Last time, we discussed the basics of Alcoholics Anonymous and the 12-Step process; today we will look at AA meetings and how they work.
The purpose of all AA group meetings, as their Preamble states, is for AA members to “share their experience, strength and hope with each other that they may solve their common problem and help others to recover from alcoholism.” Toward this end, AA groups have both open and closed meetings.
Closed meetings are for AA members only, for those who have a drinking problem and “have a desire to stop drinking.” In a closed meeting, members can speak openly and honestly about their problem or situation, knowing that everyone else in the room has experienced similar situations.
Open meetings are available to anyone interested in the Alcoholics Anonymous program of recovery from alcoholism. Non-alcoholics, including students, family members, professionals, members of the press, or anyone interested in learning about AA may attend open meetings as observers.
Whether open or closed, AA group meetings are conducted by AA members who determine the format of their meetings. Leadership is rotated, so no one person is in charge.
Meetings often begin with the reading of AA literature, which may include the Preamble, 12 Steps, 12 Traditions, or Daily Meditations. There may be a discussion of a recovery-related topic. In open meetings, a speaker may share a story of recovery and hope. Members respond to the readings and story, taking turns and encouraging one another.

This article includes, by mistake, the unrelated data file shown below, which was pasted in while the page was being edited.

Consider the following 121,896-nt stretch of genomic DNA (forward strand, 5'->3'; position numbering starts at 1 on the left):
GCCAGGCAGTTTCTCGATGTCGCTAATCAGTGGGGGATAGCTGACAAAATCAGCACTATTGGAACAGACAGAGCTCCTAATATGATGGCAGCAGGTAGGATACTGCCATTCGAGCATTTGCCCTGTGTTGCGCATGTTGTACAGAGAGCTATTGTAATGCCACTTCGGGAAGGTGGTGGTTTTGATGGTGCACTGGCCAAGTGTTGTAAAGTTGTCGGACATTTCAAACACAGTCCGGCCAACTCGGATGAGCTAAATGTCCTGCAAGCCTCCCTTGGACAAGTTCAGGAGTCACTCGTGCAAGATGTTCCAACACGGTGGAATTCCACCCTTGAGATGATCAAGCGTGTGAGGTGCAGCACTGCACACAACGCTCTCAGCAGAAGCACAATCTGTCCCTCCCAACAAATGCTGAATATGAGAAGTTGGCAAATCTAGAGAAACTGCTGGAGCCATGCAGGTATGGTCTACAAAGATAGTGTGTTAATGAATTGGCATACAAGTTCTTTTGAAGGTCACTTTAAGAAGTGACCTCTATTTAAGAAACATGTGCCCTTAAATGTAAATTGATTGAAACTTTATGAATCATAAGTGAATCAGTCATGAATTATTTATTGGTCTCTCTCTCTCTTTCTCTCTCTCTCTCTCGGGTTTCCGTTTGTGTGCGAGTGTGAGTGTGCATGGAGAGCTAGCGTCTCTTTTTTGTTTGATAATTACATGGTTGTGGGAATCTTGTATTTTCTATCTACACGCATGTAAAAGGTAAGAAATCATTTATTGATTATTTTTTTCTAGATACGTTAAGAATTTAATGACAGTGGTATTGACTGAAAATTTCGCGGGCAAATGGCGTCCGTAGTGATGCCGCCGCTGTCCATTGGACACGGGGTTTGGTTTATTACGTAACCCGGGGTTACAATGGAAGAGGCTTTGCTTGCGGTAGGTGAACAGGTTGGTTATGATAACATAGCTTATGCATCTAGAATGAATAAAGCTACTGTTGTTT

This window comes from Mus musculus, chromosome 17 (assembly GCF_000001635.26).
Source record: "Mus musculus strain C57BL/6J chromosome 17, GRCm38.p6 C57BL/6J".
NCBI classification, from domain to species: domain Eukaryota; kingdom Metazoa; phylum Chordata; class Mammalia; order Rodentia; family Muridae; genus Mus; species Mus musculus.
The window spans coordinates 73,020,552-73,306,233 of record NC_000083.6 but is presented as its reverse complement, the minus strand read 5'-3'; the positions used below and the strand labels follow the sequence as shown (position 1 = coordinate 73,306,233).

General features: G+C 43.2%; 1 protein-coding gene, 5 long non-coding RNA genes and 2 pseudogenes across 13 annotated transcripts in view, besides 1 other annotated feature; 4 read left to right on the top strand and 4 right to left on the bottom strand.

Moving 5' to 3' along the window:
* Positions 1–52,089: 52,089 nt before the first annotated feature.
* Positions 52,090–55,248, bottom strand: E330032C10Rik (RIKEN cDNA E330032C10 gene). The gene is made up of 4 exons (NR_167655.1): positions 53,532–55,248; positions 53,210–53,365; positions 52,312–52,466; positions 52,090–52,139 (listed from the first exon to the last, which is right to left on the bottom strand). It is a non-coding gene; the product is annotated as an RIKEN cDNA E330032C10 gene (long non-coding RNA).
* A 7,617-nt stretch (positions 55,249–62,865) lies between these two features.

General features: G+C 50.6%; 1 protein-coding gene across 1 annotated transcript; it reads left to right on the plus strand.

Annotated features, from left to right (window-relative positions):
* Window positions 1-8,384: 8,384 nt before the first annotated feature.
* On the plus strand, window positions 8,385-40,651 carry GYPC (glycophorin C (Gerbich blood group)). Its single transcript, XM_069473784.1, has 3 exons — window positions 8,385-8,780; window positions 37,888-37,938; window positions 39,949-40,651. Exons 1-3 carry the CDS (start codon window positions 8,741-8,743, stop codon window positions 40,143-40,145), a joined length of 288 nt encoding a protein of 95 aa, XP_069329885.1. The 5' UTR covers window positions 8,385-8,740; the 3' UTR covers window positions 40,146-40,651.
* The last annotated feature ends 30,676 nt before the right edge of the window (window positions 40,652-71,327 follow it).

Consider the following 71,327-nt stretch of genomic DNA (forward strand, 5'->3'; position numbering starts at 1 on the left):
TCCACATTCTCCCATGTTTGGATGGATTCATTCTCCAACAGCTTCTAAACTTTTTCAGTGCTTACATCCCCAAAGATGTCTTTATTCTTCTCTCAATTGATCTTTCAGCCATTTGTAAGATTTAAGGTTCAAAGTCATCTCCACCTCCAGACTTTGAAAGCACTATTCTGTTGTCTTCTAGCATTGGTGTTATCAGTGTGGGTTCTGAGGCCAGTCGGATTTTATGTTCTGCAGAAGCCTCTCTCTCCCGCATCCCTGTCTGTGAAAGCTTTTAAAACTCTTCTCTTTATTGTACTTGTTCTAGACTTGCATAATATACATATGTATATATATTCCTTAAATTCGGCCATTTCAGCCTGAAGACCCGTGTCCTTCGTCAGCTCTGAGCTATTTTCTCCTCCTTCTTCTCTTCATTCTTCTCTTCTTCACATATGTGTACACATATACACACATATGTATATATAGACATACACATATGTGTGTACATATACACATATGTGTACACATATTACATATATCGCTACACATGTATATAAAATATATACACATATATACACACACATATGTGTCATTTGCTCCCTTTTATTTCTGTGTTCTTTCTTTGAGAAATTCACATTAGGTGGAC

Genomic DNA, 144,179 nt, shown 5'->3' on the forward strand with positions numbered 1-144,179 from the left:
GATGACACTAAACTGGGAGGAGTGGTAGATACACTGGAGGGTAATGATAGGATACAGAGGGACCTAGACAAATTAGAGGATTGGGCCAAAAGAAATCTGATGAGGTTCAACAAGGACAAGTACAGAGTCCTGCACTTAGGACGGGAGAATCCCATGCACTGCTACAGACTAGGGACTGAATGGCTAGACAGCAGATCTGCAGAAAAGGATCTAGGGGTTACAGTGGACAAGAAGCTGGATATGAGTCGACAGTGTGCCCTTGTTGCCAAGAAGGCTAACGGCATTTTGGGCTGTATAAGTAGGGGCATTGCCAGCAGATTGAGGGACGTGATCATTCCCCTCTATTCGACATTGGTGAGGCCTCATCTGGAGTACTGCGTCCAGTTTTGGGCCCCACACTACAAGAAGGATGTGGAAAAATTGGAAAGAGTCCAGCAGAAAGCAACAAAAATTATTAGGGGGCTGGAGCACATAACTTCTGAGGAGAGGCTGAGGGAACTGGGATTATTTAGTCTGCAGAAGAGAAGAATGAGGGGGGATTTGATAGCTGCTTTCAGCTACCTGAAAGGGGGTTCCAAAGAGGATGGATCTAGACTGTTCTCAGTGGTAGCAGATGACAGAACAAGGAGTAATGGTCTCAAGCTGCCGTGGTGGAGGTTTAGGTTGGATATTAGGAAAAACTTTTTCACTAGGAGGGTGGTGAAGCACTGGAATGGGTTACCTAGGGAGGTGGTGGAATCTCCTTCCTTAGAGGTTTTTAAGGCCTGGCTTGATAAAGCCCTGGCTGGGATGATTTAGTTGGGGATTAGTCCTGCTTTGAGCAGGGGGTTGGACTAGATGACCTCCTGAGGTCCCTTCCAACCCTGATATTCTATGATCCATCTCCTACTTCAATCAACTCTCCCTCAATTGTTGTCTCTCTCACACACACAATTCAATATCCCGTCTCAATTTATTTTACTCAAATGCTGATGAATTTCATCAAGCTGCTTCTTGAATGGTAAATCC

Many AA groups pass out chips to celebrate members’ accomplishments of recovery and sobriety. Chips are small round tokens of various colors marking periods of sobriety. Depending on the group, chips may be awarded at sobriety time frames of 24 hours, 1 to 4 weeks, monthly up to 11 months, and then yearly. The AA organization does not provide chips, but many AA groups have embraced this practice.
When asked which chip is the hardest to earn, a wise AA member said, “The next one.”
Another important component of the AA program is sponsorship. New members are encouraged to find a sponsor -another AA member- who acts as sympathetic friend to guide them into how AA works, answer questions, introduce them to AA resources and group members, and offer advice to deal with rough spots and temptation. In other words, sponsors help new members create a whole new way of life, not just sobriety. But the sponsor is not responsible for maintaining the newcomer’s sobriety; AA views this as the responsibility of the entire AA program. Sponsors should have at least one year of sobriety and enjoy their recovery. Established members of AA find that sponsoring someone strengthens their own sobriety. By becoming a sponsor, they are fulfilling Step 12 of the 12-step process. By helping others, they help themselves.
AA is considered one of the most successful mutual aid societies in helping people recover from substance abuse. If you are interested in learning more, go to the AA website where you will find meeting locations and resources to aid sobriety.
Lynn Saylor is the AmeriCorps member working with the United Against Opioid Abuse Initiative alongside the White County United Way. She is a major facilitator of the United Council on Opioids serving White County and a regular contributor to local media.